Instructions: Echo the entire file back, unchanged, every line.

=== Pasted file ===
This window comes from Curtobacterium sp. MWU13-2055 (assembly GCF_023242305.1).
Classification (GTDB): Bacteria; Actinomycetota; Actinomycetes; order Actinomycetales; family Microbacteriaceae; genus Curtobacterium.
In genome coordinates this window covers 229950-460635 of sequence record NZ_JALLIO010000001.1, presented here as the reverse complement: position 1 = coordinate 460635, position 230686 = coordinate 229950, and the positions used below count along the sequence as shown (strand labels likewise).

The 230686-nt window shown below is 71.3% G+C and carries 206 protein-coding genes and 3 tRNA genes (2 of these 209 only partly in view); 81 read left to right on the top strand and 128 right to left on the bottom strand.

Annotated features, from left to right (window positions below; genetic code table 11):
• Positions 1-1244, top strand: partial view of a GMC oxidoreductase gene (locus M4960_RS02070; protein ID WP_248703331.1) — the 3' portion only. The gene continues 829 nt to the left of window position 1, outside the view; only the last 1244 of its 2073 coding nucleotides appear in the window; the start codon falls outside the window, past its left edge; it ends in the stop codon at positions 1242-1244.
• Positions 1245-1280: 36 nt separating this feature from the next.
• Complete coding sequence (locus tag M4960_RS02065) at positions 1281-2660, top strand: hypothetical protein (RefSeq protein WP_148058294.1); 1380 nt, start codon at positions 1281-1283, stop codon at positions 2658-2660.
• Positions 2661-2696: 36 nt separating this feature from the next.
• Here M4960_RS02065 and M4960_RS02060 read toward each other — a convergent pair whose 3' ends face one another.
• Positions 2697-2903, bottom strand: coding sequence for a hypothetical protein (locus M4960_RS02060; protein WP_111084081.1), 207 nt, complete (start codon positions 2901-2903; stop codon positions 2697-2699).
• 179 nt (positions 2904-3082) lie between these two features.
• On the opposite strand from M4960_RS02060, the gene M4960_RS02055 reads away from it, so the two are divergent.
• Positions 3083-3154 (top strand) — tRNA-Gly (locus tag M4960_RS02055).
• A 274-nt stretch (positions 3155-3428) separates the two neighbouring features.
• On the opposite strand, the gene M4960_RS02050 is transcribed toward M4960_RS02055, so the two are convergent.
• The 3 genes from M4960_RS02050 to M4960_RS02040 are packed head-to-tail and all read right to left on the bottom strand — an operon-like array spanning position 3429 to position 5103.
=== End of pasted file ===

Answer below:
This window comes from Curtobacterium sp. MWU13-2055 (assembly GCF_023242305.1).
Classification (GTDB): Bacteria; Actinomycetota; Actinomycetes; order Actinomycetales; family Microbacteriaceae; genus Curtobacterium.
In genome coordinates this window covers 229950-460635 of sequence record NZ_JALLIO010000001.1, presented here as the reverse complement: position 1 = coordinate 460635, position 230686 = coordinate 229950, and the positions used below count along the sequence as shown (strand labels likewise).

The 230686-nt window shown below is 71.3% G+C and carries 206 protein-coding genes and 3 tRNA genes (2 of these 209 only partly in view); 81 read left to right on the top strand and 128 right to left on the bottom strand.

Annotated features, from left to right (window positions below; genetic code table 11):
• Positions 1-1244, top strand: partial view of a GMC oxidoreductase gene (locus M4960_RS02070; protein ID WP_248703331.1) — the 3' portion only. The gene continues 829 nt to the left of window position 1, outside the view; only the last 1244 of its 2073 coding nucleotides appear in the window; the start codon falls outside the window, past its left edge; it ends in the stop codon at positions 1242-1244.
• Positions 1245-1280: 36 nt separating this feature from the next.
• Complete coding sequence (locus tag M4960_RS02065) at positions 1281-2660, top strand: hypothetical protein (RefSeq protein WP_148058294.1); 1380 nt, start codon at positions 1281-1283, stop codon at positions 2658-2660.
• Positions 2661-2696: 36 nt separating this feature from the next.
• Here M4960_RS02065 and M4960_RS02060 read toward each other — a convergent pair whose 3' ends face one another.
• Positions 2697-2903, bottom strand: coding sequence for a hypothetical protein (locus M4960_RS02060; protein WP_111084081.1), 207 nt, complete (start codon positions 2901-2903; stop codon positions 2697-2699).
• 179 nt (positions 2904-3082) lie between these two features.
• On the opposite strand from M4960_RS02060, the gene M4960_RS02055 reads away from it, so the two are divergent.
• Positions 3083-3154 (top strand) — tRNA-Gly (locus tag M4960_RS02055).
• A 274-nt stretch (positions 3155-3428) separates the two neighbouring features.
• On the opposite strand, the gene M4960_RS02050 is transcribed toward M4960_RS02055, so the two are convergent.
• The 3 genes from M4960_RS02050 to M4960_RS02040 are packed head-to-tail and all read right to left on the bottom strand — an operon-like array spanning position 3429 to position 5103.